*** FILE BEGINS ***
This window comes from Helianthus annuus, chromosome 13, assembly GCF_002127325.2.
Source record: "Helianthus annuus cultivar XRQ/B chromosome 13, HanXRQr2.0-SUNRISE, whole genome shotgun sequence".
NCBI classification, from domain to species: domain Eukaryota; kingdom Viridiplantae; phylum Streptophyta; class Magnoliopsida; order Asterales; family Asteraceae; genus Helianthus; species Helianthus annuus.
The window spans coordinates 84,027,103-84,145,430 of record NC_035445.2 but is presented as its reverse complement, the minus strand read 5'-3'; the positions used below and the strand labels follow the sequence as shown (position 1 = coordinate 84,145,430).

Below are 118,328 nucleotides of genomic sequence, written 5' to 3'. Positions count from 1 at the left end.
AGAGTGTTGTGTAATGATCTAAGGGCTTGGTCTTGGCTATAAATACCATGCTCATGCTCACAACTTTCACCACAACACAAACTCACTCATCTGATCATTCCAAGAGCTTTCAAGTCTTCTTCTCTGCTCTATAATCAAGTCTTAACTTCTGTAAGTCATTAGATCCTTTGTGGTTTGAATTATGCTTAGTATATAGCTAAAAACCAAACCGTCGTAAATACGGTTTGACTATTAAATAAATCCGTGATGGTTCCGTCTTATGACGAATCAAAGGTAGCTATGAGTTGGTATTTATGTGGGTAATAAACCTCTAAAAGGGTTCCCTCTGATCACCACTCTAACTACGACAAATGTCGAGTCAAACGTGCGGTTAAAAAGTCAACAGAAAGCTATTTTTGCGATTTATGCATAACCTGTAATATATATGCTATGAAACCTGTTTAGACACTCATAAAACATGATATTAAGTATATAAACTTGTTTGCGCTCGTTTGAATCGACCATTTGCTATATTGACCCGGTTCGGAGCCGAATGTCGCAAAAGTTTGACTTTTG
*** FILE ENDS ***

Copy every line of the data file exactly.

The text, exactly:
This window comes from Helianthus annuus, chromosome 13, assembly GCF_002127325.2.
Source record: "Helianthus annuus cultivar XRQ/B chromosome 13, HanXRQr2.0-SUNRISE, whole genome shotgun sequence".
NCBI classification, from domain to species: domain Eukaryota; kingdom Viridiplantae; phylum Streptophyta; class Magnoliopsida; order Asterales; family Asteraceae; genus Helianthus; species Helianthus annuus.
The window spans coordinates 84,027,103-84,145,430 of record NC_035445.2 but is presented as its reverse complement, the minus strand read 5'-3'; the positions used below and the strand labels follow the sequence as shown (position 1 = coordinate 84,145,430).

Below are 118,328 nucleotides of genomic sequence, written 5' to 3'. Positions count from 1 at the left end.
AGAGTGTTGTGTAATGATCTAAGGGCTTGGTCTTGGCTATAAATACCATGCTCATGCTCACAACTTTCACCACAACACAAACTCACTCATCTGATCATTCCAAGAGCTTTCAAGTCTTCTTCTCTGCTCTATAATCAAGTCTTAACTTCTGTAAGTCATTAGATCCTTTGTGGTTTGAATTATGCTTAGTATATAGCTAAAAACCAAACCGTCGTAAATACGGTTTGACTATTAAATAAATCCGTGATGGTTCCGTCTTATGACGAATCAAAGGTAGCTATGAGTTGGTATTTATGTGGGTAATAAACCTCTAAAAGGGTTCCCTCTGATCACCACTCTAACTACGACAAATGTCGAGTCAAACGTGCGGTTAAAAAGTCAACAGAAAGCTATTTTTGCGATTTATGCATAACCTGTAATATATATGCTATGAAACCTGTTTAGACACTCATAAAACATGATATTAAGTATATAAACTTGTTTGCGCTCGTTTGAATCGACCATTTGCTATATTGACCCGGTTCGGAGCCGAATGTCGCAAAAGTTTGACTTTTG